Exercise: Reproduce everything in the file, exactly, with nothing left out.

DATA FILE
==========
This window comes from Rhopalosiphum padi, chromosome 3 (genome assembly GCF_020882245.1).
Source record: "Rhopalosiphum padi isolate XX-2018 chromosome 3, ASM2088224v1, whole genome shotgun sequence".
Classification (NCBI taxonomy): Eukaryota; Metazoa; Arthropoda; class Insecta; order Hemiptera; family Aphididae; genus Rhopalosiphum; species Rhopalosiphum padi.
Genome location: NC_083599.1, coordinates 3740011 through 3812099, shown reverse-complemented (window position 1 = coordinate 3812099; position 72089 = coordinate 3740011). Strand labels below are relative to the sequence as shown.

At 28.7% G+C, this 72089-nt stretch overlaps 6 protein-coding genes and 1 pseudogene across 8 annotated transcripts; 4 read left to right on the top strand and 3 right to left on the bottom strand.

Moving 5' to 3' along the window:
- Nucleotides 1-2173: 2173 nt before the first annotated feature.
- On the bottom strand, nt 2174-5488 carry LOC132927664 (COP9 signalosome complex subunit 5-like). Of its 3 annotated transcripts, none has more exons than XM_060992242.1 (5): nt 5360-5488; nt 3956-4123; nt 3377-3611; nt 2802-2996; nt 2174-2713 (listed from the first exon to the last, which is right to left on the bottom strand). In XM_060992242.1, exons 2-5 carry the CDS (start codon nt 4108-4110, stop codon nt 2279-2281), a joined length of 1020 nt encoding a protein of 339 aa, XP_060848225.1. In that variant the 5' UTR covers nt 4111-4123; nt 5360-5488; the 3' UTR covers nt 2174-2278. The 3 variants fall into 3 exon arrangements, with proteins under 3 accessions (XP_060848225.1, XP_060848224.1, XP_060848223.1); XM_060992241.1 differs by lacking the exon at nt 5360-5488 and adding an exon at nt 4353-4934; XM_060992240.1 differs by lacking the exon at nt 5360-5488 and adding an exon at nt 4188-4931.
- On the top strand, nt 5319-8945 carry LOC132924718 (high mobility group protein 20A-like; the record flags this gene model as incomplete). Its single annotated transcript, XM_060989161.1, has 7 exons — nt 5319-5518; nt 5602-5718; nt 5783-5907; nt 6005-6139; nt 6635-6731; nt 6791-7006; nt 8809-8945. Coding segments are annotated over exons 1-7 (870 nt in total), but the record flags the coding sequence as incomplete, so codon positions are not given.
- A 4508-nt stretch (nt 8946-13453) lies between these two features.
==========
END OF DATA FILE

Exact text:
This window comes from Rhopalosiphum padi, chromosome 3 (genome assembly GCF_020882245.1).
Source record: "Rhopalosiphum padi isolate XX-2018 chromosome 3, ASM2088224v1, whole genome shotgun sequence".
Classification (NCBI taxonomy): Eukaryota; Metazoa; Arthropoda; class Insecta; order Hemiptera; family Aphididae; genus Rhopalosiphum; species Rhopalosiphum padi.
Genome location: NC_083599.1, coordinates 3740011 through 3812099, shown reverse-complemented (window position 1 = coordinate 3812099; position 72089 = coordinate 3740011). Strand labels below are relative to the sequence as shown.

At 28.7% G+C, this 72089-nt stretch overlaps 6 protein-coding genes and 1 pseudogene across 8 annotated transcripts; 4 read left to right on the top strand and 3 right to left on the bottom strand.

Moving 5' to 3' along the window:
- Nucleotides 1-2173: 2173 nt before the first annotated feature.
- On the bottom strand, nt 2174-5488 carry LOC132927664 (COP9 signalosome complex subunit 5-like). Of its 3 annotated transcripts, none has more exons than XM_060992242.1 (5): nt 5360-5488; nt 3956-4123; nt 3377-3611; nt 2802-2996; nt 2174-2713 (listed from the first exon to the last, which is right to left on the bottom strand). In XM_060992242.1, exons 2-5 carry the CDS (start codon nt 4108-4110, stop codon nt 2279-2281), a joined length of 1020 nt encoding a protein of 339 aa, XP_060848225.1. In that variant the 5' UTR covers nt 4111-4123; nt 5360-5488; the 3' UTR covers nt 2174-2278. The 3 variants fall into 3 exon arrangements, with proteins under 3 accessions (XP_060848225.1, XP_060848224.1, XP_060848223.1); XM_060992241.1 differs by lacking the exon at nt 5360-5488 and adding an exon at nt 4353-4934; XM_060992240.1 differs by lacking the exon at nt 5360-5488 and adding an exon at nt 4188-4931.
- On the top strand, nt 5319-8945 carry LOC132924718 (high mobility group protein 20A-like; the record flags this gene model as incomplete). Its single annotated transcript, XM_060989161.1, has 7 exons — nt 5319-5518; nt 5602-5718; nt 5783-5907; nt 6005-6139; nt 6635-6731; nt 6791-7006; nt 8809-8945. Coding segments are annotated over exons 1-7 (870 nt in total), but the record flags the coding sequence as incomplete, so codon positions are not given.
- A 4508-nt stretch (nt 8946-13453) lies between these two features.